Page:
We’ve covered N.A.S.A. (North America South America) here many times in the past, partly because they’ve managed to corral an almost unholy stable of collaborators to work with (“People Tree” featuring David Byrne, Chali 2Na, Z-Trip and Gift of Gab, “Whachadoin?” with M.I.A., Santogold and Spank Rock, “Spacious Thoughts” with Tom Waits and Kool Keith, “Strange Enough,” with Ol’ Dirty Bastard, Karen O and Fatlip, et al). But not only that, their musical delivery and aesthetic/visual identity is spotless, working with top of the line directors and visual specialists on their animated videos that truly maximize the often cliched format (Syd Garon, Stephan Doitschinoff, Don Letts, etc). Then this summer N.A.S.A. released The Big Bang, an album of dancefloor interpretations of songs from last year’s debut The Spirit of Apollo, plus two new tracks. We dug them so much we decided to hunt down Sam Spiegel, aka Squeek E. Clean — who makes up the N.A. of the N.A.S.A. duo (the other half, Brazil’s DJ Zegon, reps South America) — to discuss how the hell they’ve managed so much quality in so little time (hint: it has to do with the Knights of Templar). Read our Q&A with Squeek E. Clean, and check out the new video for their cover of Max Romeo and The Upsetters’ classic reggae anthem “I Chase the Devil” for Doc Marten’s 50th Anniversary below…
Your project’s very name denotes that you guys represent both hemispheres, in other words are a fusion or blend of global sonic influences. At the same time, because you are North America, and Zegon is South America, that also implies that where you guys are from specifically is also very important and influential to your sound. Is this true? And if so, how has Los Angeles specifically influenced your sound?
Yes… our locations have definitely played a part in our artistic formation, but something NASA is about is exploring art and music and culture from different places. To search it out. So while we’re influenced by where we’re from we have also have a huge outside influence from other places and cultures
We’ve joked around on the site that you have naked photos of someone very powerful (Steve Aoki jello wrestling that gay senator, for instance), which is the only way to explain how you’ve gotten the serious heavyweight collaborators you’ve gotten.
We have some strong illuminati connections and government associations. Can’t go into it too deep…but the Masons and the Knights of Templar have helped.
Hit the Jump to continue reading our interview with N.A.S.A.’s Squeek E. Clean, plus download a free MP3 of their new track “I Wanna Be Your Lover” feat. Max Hedrum and Barbie Hatch below…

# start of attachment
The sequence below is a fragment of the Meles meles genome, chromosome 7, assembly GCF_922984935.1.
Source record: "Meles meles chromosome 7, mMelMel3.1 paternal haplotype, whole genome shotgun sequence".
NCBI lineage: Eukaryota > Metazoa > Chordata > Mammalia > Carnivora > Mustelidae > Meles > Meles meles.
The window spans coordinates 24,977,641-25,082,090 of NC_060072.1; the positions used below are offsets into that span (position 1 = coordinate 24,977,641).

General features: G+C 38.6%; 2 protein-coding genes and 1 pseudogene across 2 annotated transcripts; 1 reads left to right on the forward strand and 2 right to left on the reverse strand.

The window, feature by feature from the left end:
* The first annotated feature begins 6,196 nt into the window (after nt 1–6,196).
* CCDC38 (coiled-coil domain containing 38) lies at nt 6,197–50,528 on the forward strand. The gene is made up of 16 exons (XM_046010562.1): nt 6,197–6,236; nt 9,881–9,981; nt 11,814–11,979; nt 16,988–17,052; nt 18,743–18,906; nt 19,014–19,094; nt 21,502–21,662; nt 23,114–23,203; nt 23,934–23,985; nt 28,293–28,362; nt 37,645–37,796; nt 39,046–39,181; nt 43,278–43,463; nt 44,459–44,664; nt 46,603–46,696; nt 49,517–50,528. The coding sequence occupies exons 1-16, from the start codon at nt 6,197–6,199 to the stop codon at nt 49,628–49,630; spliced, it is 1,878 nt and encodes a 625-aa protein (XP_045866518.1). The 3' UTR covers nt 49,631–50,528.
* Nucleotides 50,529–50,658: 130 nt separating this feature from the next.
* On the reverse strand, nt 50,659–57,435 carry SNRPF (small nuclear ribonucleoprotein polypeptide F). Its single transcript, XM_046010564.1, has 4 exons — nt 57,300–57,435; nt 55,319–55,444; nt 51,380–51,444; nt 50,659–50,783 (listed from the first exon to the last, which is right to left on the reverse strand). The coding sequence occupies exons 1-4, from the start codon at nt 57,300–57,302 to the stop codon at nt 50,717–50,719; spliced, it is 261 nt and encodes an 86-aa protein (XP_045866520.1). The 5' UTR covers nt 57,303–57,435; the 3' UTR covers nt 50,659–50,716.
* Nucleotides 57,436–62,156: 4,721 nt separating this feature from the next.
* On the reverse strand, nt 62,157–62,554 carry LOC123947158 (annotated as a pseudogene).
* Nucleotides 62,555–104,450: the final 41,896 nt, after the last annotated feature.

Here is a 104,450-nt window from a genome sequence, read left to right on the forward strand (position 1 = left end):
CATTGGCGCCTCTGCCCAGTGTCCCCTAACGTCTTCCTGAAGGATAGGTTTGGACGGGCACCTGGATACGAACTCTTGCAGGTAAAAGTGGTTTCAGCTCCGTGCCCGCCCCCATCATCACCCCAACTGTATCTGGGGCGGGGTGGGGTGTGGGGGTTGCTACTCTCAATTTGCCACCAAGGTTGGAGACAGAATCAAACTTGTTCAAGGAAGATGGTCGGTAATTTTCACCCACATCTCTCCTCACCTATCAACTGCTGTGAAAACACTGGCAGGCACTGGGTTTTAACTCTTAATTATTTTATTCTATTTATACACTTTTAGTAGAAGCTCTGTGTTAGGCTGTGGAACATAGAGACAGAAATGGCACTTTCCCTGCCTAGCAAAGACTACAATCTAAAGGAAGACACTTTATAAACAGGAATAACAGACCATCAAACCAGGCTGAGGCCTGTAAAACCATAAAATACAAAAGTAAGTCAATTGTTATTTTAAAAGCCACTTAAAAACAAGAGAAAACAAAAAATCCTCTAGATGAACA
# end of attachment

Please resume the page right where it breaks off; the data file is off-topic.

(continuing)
When you collaborate with an artist, do you just send them an instrumental track and they record over it? Or are you in the same studio together, with a lot of cross-pollination?
I try and always be in the room with an artist I’m working with. If it’s a NASA project… it should fit with the concept. It should be cohesive. So for example The Spirit of Apollo had a strong concept and there is something to be said for sitting in a room with someone and bouncing ideas. I think that’s lost a little bit in today’s internet world.
What has been your proudest professional achievement thus far?
It’s hard to pick one moment. But making The Spirit of Apollo was special. It meant a lot to work with all my heroes.
What was the first movie you saw that you think really influenced your art?
The film that influenced me more than anything was 2001. It’s so beautiful. The composition is so perfect. It’s well thought out. It was so ahead of its time… it still holds up with any sci fi film today. It’s so original and abstract… but at the same time it’s really identifiable. Everyone can connect with it in someway or another.
Who would you like to work with that you haven’t yet?
Bjork, Damon Albarn, Andre 3000
What’s the most interesting example of design or art work you’ve seen over the last year?
This crazy project at the Standard in New York I’m working on… taking over the entire southside of Standard Hotel in New York. Lighting every room and putting in dancers to be choreographed to my music. I’ve been spending quite a bit of time setting it up and that building is impeccable. All the design elements. The architecture, the paint the wall paper, the chairs…. It?s an amazing building
Lastly, if you were lost in a supermarket, in what aisle would we find you in?
Ice Cream Aisle
Buy “The Big Bang” here, the album cover below…